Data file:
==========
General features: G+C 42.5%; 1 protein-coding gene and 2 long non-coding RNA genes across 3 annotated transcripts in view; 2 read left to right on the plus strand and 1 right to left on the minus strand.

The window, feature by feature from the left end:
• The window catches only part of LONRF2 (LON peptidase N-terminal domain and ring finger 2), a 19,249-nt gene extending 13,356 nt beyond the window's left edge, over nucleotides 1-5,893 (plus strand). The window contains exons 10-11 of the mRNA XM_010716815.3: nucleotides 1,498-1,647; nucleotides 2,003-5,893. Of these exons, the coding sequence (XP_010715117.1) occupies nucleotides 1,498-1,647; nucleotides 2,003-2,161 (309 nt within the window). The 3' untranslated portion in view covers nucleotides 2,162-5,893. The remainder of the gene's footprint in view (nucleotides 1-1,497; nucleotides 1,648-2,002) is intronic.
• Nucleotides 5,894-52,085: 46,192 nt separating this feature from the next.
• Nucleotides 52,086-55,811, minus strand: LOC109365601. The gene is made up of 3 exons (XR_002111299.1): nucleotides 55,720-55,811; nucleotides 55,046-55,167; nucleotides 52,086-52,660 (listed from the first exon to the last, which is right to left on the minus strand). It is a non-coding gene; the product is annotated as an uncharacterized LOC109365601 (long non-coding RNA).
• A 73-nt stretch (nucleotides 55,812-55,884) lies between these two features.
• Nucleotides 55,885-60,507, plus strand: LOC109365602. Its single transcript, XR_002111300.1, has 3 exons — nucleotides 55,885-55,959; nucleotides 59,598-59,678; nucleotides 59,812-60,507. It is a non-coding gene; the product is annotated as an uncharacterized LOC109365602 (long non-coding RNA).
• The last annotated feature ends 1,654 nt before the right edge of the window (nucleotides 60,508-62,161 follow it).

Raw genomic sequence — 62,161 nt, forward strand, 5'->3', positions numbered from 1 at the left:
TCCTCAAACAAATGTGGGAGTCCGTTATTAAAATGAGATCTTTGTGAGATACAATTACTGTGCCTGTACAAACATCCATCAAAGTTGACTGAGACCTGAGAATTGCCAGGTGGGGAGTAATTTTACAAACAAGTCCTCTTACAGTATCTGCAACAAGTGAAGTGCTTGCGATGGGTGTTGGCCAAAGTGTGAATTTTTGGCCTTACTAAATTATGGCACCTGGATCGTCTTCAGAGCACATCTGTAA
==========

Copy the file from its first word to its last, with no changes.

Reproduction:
General features: G+C 42.5%; 1 protein-coding gene and 2 long non-coding RNA genes across 3 annotated transcripts in view; 2 read left to right on the plus strand and 1 right to left on the minus strand.

The window, feature by feature from the left end:
• The window catches only part of LONRF2 (LON peptidase N-terminal domain and ring finger 2), a 19,249-nt gene extending 13,356 nt beyond the window's left edge, over nucleotides 1-5,893 (plus strand). The window contains exons 10-11 of the mRNA XM_010716815.3: nucleotides 1,498-1,647; nucleotides 2,003-5,893. Of these exons, the coding sequence (XP_010715117.1) occupies nucleotides 1,498-1,647; nucleotides 2,003-2,161 (309 nt within the window). The 3' untranslated portion in view covers nucleotides 2,162-5,893. The remainder of the gene's footprint in view (nucleotides 1-1,497; nucleotides 1,648-2,002) is intronic.
• Nucleotides 5,894-52,085: 46,192 nt separating this feature from the next.
• Nucleotides 52,086-55,811, minus strand: LOC109365601. The gene is made up of 3 exons (XR_002111299.1): nucleotides 55,720-55,811; nucleotides 55,046-55,167; nucleotides 52,086-52,660 (listed from the first exon to the last, which is right to left on the minus strand). It is a non-coding gene; the product is annotated as an uncharacterized LOC109365601 (long non-coding RNA).
• A 73-nt stretch (nucleotides 55,812-55,884) lies between these two features.
• Nucleotides 55,885-60,507, plus strand: LOC109365602. Its single transcript, XR_002111300.1, has 3 exons — nucleotides 55,885-55,959; nucleotides 59,598-59,678; nucleotides 59,812-60,507. It is a non-coding gene; the product is annotated as an uncharacterized LOC109365602 (long non-coding RNA).
• The last annotated feature ends 1,654 nt before the right edge of the window (nucleotides 60,508-62,161 follow it).

Raw genomic sequence — 62,161 nt, forward strand, 5'->3', positions numbered from 1 at the left:
TCCTCAAACAAATGTGGGAGTCCGTTATTAAAATGAGATCTTTGTGAGATACAATTACTGTGCCTGTACAAACATCCATCAAAGTTGACTGAGACCTGAGAATTGCCAGGTGGGGAGTAATTTTACAAACAAGTCCTCTTACAGTATCTGCAACAAGTGAAGTGCTTGCGATGGGTGTTGGCCAAAGTGTGAATTTTTGGCCTTACTAAATTATGGCACCTGGATCGTCTTCAGAGCACATCTGTAA